One of the most ancient, prestigious and best-known European orders of chivalry – the Order of the Golden Fleece – was founded by Philip III, Duke of Burgundy, in Bruges in 1430. Income from his important ports and affluent estates in the Low Countries made Philip one of the wealthiest rulers of late medieval Europe, and the vibrant and flamboyant cultural life in his court reflected the Duke’s aspirations to attain a royal crown.
The Order of the Golden Fleece was intended to “outshine” the prominent Order of the Garter of the English kings and largely imitated it. Like the Order of the Garter, the Order of the Golden Fleece was also limited to 24 Knights, it had similar statutes and even an analogous innuendo linked to its name. The story goes that Philip was once smitten by the sight of his mistress, who he saw sitting naked in front of a mirror, on a stool covered with a sheep fleece. The Duke proclaimed the fleece she was sitting on golden and named his order accordingly.
In reality, the Order was named after the legendary artefact of Ancient Greek myths. Jason and his Argonauts pursued the fleece that, in a sense, was a symbol of legitimate kingship – Duke Philip also wished to be elevated to royal status. Much controversy surrounded the name, however, as it not only tied the Order to a pagan symbol, but also to a hero, with questionable morals, willing to commit perjury to achieve his goal. The Bishop of Nevers found a way out of this situation by proclaiming the fleece to be Gideon’s, from the Old Testament.
Duke Phillip’s dynastic line, however, went extinct later in the 15th century and Burgundian lands were inherited by the House of Habsburg. Since the Austrian Habsburgs became rulers of many domains all over Europe – mostly through marriages (‘Let others wage war, you – happy Austria – marry!’, as was said) – the Order of the Golden Fleece developed into a primary order of both Spain and the Austro-Hungarian Empire. In the beginning of the 18th century, it was divided into two separate branches as a result of dynastic developments.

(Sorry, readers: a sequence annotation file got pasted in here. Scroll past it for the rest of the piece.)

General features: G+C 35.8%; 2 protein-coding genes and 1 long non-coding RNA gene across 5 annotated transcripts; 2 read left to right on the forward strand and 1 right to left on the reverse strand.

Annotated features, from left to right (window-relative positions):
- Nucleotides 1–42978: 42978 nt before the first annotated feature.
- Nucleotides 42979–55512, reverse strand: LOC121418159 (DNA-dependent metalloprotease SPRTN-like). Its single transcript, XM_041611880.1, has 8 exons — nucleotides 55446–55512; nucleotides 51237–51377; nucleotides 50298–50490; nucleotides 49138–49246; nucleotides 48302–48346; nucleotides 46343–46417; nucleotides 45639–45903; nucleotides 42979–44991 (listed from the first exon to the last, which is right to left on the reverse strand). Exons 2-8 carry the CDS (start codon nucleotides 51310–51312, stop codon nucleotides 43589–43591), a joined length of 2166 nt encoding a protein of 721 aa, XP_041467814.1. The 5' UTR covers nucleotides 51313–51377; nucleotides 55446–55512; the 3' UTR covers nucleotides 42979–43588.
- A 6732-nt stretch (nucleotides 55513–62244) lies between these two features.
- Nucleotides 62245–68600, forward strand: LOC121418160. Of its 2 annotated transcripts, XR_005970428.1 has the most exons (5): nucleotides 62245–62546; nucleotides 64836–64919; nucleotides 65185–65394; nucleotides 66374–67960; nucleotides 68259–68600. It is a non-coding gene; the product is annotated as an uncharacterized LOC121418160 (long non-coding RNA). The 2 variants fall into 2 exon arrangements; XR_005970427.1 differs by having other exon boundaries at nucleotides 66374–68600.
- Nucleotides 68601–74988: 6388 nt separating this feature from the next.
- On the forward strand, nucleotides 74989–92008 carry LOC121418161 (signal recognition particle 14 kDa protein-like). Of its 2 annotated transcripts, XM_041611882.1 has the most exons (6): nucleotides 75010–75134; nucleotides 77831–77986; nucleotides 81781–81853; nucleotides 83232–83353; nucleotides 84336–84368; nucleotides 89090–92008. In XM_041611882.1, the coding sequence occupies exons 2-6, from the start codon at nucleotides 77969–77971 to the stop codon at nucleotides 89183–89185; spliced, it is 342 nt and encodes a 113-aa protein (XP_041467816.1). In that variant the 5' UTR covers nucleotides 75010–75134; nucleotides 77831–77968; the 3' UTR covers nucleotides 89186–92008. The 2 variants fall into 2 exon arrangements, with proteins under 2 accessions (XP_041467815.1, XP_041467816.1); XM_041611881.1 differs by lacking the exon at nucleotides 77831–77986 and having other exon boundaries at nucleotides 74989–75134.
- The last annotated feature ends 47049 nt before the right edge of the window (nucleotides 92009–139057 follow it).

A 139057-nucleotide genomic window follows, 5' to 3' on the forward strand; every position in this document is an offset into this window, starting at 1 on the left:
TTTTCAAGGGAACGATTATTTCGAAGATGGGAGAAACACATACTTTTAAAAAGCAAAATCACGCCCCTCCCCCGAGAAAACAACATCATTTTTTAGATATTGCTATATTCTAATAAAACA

Following the collapse of the Austrian monarchy after WWI, the sovereignty of the Austrian branch of the Order of the Golden Fleece remained with the House of Hapsburg. The Austrian order has retained its exclusive aristocratic and religious character and is only granted to members of royal families who profess the Catholic faith. The Spanish order is still granted by the King of Spain. It is now an order of merit and awarded to Catholics and non-Catholics alike. The Order’s mottoes are Pretium Laborum Non Vile (not a bad reward for labour) and Non Aliud (no other).